I already know some people in our democratic America will be outraged by such a thought, and I admit that at first I did feel that this was bordering upon slavery. However, I realized that, no, this could not be slavery since they were free to go after a certain amount of years. It would be just like indentured servitude with a free trip to American and all for those in the chaotic continent of Africa. Every history book I have read since the 5th grade never ever says that indentured servitude was an evil process carried out by the colonials, but rather they praise it by claiming it helped create the foundation of the English in the Americas. Furthermore, using a logical sequence of events one could conclude that without indentured servitude America would not exist. What a horrendous thought!

You see me friends this is merely the foundation for our ever growing NCAA. It is necessary we grow a product like this on our football fields. One day our great grandchildren will thank us for their actions, as they are not only entertained by a modern day coliseum on a national scale, but as our gargantuan bank accounts pay for their top notch academics in the best 120 schools in the country. All would come to benefit from this plan the college itself, their altruistic donors, and even the general populace of America. This rather reasonable method of improving the revenue of the BCS system is essential to the future of not only collegiate football but the pockets of every university in the United States.


(This is just an essay I had to do for AP Lang, it is modeled after Jonathan Swift's "A Modest Proposal" tell me what you think, hopefully not too bad. Any feedback would be nice =) )
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Old 02-08-2011, 02:07 PM    (permalink
villagewarrior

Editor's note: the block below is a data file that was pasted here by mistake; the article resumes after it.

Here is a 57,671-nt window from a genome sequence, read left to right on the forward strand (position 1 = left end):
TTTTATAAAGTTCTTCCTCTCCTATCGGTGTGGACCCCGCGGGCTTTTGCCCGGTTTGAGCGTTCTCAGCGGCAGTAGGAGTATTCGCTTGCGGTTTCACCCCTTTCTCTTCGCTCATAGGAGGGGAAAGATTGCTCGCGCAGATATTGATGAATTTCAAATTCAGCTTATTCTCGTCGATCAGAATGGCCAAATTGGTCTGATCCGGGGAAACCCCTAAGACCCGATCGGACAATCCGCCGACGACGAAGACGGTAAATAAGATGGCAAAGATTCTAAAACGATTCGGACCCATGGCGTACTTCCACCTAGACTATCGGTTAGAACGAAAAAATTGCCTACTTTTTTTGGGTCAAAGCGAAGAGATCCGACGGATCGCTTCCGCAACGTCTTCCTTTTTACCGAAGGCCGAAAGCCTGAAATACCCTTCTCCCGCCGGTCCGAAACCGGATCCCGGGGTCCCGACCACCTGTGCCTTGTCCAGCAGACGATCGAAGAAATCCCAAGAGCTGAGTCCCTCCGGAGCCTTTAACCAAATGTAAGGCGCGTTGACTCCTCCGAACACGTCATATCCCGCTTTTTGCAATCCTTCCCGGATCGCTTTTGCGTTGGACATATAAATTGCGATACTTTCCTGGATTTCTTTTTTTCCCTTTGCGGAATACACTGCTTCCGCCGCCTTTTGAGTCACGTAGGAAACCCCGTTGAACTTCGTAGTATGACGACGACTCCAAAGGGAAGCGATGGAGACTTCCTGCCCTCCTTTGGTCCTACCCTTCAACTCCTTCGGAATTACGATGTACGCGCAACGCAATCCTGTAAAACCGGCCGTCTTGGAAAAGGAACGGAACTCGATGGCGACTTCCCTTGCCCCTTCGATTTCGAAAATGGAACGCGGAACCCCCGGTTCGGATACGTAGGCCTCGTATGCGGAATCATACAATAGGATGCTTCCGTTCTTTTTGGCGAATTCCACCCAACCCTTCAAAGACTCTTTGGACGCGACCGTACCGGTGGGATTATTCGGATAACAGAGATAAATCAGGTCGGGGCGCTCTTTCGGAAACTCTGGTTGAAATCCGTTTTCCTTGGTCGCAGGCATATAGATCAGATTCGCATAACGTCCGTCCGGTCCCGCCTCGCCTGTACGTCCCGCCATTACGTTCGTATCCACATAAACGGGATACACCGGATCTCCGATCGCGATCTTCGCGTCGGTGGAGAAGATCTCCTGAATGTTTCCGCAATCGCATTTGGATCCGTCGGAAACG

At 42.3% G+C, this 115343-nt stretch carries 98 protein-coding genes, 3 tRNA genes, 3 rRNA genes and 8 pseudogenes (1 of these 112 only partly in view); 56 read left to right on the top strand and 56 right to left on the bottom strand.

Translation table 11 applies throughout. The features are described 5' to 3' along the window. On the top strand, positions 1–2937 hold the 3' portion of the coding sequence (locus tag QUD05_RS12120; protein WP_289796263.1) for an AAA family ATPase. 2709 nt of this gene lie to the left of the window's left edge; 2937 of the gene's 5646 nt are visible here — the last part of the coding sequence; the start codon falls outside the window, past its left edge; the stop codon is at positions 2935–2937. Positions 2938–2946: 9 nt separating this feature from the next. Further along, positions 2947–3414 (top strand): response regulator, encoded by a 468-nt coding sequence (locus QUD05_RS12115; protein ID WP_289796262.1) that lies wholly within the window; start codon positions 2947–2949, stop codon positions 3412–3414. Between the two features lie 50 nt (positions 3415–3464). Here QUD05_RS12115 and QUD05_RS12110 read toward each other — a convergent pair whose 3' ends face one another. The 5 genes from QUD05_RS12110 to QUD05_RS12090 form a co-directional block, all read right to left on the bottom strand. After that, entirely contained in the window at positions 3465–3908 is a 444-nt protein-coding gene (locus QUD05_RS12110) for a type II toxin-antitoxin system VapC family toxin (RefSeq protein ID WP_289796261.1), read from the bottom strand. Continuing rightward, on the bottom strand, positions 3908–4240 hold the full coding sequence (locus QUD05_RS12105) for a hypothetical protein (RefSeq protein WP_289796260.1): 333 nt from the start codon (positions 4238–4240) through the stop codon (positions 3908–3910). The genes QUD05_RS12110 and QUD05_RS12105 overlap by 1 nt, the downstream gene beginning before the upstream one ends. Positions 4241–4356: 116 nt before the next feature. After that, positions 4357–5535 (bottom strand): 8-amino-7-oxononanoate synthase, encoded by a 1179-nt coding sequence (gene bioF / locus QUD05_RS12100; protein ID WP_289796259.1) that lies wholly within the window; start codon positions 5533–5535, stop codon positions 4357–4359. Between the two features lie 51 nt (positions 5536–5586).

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Default

Very fascinating paper, hopefully you scored quite well on it.

One question, or thought: you say the athletes won't be compensated beyond what they already are (ie: a scholarship), but then you make the caveat of providing an education "if time allows." The purpose of indentured servitude was not only to provide businessmen with cheap labor but to also provide the next generation with an opportunity to go into business for themselves with the experience they gathered while indentured. Not every athlete that plays collegiately will make it into the NFL, and if you deny athletes a piece of the financial pie and also you deny them the education that is inherently promised in the word "scholarship" than it is in my opinion that would not make them indentured servants, but rather slaves.

You either have to pay them for their work or you have to ensure they are afforded every opportunity to graduate so they can work after the term of their indenture is concluded.

This was fun, thank you.
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Old 02-14-2011, 11:20 AM    (permalink
LizardState
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Cut them a W4 form & pay them like any other university employee.